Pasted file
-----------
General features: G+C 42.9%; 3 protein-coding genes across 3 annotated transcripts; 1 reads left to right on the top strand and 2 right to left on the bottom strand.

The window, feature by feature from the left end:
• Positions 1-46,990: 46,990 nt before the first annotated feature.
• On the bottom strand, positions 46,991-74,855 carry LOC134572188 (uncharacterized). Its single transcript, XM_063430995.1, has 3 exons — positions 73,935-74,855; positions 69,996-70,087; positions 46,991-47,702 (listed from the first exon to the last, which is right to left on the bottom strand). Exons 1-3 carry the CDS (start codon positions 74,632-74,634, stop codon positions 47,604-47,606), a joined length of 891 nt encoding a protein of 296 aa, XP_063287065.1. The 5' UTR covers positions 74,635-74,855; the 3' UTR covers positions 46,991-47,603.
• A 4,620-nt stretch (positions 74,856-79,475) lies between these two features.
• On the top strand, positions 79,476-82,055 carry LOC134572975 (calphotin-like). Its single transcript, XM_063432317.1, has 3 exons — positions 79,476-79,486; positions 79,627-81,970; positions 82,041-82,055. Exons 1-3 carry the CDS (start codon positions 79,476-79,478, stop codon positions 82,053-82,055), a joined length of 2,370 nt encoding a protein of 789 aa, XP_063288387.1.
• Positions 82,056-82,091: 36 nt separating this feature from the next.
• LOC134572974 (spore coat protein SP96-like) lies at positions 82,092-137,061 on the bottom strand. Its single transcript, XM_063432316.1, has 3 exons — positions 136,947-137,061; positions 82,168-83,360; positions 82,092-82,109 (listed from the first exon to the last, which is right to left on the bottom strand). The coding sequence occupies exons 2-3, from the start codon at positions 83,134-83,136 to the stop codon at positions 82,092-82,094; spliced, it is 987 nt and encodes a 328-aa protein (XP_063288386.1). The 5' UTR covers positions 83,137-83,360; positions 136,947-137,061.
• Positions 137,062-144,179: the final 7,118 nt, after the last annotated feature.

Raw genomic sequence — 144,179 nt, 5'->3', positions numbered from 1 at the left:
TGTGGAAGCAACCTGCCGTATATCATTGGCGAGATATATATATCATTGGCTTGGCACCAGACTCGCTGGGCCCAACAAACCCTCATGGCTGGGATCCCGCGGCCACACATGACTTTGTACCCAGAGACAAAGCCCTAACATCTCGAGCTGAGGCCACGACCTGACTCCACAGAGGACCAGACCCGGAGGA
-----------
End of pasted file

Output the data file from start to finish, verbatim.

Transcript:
General features: G+C 42.9%; 3 protein-coding genes across 3 annotated transcripts; 1 reads left to right on the top strand and 2 right to left on the bottom strand.

The window, feature by feature from the left end:
• Positions 1-46,990: 46,990 nt before the first annotated feature.
• On the bottom strand, positions 46,991-74,855 carry LOC134572188 (uncharacterized). Its single transcript, XM_063430995.1, has 3 exons — positions 73,935-74,855; positions 69,996-70,087; positions 46,991-47,702 (listed from the first exon to the last, which is right to left on the bottom strand). Exons 1-3 carry the CDS (start codon positions 74,632-74,634, stop codon positions 47,604-47,606), a joined length of 891 nt encoding a protein of 296 aa, XP_063287065.1. The 5' UTR covers positions 74,635-74,855; the 3' UTR covers positions 46,991-47,603.
• A 4,620-nt stretch (positions 74,856-79,475) lies between these two features.
• On the top strand, positions 79,476-82,055 carry LOC134572975 (calphotin-like). Its single transcript, XM_063432317.1, has 3 exons — positions 79,476-79,486; positions 79,627-81,970; positions 82,041-82,055. Exons 1-3 carry the CDS (start codon positions 79,476-79,478, stop codon positions 82,053-82,055), a joined length of 2,370 nt encoding a protein of 789 aa, XP_063288387.1.
• Positions 82,056-82,091: 36 nt separating this feature from the next.
• LOC134572974 (spore coat protein SP96-like) lies at positions 82,092-137,061 on the bottom strand. Its single transcript, XM_063432316.1, has 3 exons — positions 136,947-137,061; positions 82,168-83,360; positions 82,092-82,109 (listed from the first exon to the last, which is right to left on the bottom strand). The coding sequence occupies exons 2-3, from the start codon at positions 83,134-83,136 to the stop codon at positions 82,092-82,094; spliced, it is 987 nt and encodes a 328-aa protein (XP_063288386.1). The 5' UTR covers positions 83,137-83,360; positions 136,947-137,061.
• Positions 137,062-144,179: the final 7,118 nt, after the last annotated feature.

Raw genomic sequence — 144,179 nt, 5'->3', positions numbered from 1 at the left:
TGTGGAAGCAACCTGCCGTATATCATTGGCGAGATATATATATCATTGGCTTGGCACCAGACTCGCTGGGCCCAACAAACCCTCATGGCTGGGATCCCGCGGCCACACATGACTTTGTACCCAGAGACAAAGCCCTAACATCTCGAGCTGAGGCCACGACCTGACTCCACAGAGGACCAGACCCGGAGGA